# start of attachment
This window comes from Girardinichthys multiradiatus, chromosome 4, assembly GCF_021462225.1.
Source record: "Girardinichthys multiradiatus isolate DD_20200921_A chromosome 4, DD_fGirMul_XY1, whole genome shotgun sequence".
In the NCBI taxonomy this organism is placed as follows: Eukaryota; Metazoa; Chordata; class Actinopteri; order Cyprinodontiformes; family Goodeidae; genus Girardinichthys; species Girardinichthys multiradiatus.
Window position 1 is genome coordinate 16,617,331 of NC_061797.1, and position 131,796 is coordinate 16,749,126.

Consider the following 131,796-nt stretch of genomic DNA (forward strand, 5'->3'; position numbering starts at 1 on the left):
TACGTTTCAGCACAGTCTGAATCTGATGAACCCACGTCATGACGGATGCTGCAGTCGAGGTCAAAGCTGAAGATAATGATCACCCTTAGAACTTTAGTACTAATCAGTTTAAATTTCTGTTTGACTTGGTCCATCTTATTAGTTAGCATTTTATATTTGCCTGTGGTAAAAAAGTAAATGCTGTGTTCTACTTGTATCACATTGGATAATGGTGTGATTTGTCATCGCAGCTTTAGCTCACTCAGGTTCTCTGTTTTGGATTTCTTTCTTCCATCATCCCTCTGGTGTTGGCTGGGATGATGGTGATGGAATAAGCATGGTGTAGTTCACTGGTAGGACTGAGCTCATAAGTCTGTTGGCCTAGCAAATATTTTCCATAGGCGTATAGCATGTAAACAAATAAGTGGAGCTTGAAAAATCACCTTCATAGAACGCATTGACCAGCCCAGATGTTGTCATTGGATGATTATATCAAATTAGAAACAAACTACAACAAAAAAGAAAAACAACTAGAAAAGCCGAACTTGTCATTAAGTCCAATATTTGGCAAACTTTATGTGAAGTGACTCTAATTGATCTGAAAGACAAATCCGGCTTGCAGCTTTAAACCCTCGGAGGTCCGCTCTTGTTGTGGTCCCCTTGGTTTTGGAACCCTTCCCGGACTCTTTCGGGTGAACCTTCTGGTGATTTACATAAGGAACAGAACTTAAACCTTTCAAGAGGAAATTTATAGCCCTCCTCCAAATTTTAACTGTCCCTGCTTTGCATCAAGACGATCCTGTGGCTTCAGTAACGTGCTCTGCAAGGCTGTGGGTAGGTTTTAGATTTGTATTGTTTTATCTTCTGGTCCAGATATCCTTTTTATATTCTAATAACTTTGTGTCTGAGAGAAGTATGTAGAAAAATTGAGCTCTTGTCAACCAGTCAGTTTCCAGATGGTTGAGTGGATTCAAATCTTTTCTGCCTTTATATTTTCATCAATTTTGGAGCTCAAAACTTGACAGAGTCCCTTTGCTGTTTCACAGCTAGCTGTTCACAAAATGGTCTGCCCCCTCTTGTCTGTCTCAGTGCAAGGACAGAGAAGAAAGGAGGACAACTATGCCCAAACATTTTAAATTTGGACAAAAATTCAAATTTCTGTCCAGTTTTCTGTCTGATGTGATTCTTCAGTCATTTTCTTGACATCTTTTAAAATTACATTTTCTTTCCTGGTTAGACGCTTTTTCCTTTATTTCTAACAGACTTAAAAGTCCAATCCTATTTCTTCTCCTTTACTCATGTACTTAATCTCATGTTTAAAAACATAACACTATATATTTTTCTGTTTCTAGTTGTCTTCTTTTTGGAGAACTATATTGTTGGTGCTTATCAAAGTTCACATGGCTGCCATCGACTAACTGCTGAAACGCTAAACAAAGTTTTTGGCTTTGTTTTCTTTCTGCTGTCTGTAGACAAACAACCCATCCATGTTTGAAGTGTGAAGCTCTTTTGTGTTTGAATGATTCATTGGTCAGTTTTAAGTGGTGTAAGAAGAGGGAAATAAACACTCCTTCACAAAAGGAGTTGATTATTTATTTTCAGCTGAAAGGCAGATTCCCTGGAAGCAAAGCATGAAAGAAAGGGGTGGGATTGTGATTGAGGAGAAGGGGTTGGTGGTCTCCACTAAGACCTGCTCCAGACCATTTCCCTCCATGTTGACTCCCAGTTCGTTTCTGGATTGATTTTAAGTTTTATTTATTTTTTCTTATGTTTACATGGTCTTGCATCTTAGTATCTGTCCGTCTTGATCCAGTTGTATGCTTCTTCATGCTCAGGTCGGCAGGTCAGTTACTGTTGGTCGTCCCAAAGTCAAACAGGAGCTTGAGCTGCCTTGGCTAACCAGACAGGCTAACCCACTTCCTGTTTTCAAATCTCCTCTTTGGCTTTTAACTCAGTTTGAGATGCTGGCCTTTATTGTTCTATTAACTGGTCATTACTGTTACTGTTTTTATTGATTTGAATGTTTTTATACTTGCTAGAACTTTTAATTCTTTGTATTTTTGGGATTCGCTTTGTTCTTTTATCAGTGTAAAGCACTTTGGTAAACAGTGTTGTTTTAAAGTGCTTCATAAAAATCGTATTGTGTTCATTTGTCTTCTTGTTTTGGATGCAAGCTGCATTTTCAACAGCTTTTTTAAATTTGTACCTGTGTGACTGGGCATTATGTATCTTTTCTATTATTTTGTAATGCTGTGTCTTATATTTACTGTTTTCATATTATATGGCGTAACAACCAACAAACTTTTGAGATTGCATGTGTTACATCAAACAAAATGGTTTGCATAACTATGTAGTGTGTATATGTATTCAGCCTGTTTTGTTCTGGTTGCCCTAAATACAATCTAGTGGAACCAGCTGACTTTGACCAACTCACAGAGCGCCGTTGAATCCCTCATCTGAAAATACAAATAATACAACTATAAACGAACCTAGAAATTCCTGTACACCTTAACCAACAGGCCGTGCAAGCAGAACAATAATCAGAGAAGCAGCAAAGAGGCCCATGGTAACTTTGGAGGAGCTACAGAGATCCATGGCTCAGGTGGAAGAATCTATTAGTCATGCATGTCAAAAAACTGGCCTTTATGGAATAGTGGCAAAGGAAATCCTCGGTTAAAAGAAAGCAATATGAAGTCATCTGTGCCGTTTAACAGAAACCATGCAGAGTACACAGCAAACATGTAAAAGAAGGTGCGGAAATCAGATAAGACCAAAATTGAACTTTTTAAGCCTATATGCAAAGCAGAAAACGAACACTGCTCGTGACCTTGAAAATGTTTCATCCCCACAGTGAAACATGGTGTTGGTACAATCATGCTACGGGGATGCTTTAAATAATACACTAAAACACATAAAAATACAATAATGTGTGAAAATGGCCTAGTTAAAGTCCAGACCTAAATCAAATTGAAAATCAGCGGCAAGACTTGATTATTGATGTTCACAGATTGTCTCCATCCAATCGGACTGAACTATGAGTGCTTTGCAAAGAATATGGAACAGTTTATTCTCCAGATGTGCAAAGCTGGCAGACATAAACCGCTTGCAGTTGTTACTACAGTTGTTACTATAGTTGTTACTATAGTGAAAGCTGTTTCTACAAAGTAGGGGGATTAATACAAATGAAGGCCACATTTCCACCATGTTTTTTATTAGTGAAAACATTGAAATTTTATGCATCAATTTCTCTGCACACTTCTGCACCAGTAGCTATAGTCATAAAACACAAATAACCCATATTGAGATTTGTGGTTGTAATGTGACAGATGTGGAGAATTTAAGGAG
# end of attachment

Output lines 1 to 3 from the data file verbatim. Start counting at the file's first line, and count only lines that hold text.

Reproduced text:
This window comes from Girardinichthys multiradiatus, chromosome 4, assembly GCF_021462225.1.
Source record: "Girardinichthys multiradiatus isolate DD_20200921_A chromosome 4, DD_fGirMul_XY1, whole genome shotgun sequence".
In the NCBI taxonomy this organism is placed as follows: Eukaryota; Metazoa; Chordata; class Actinopteri; order Cyprinodontiformes; family Goodeidae; genus Girardinichthys; species Girardinichthys multiradiatus.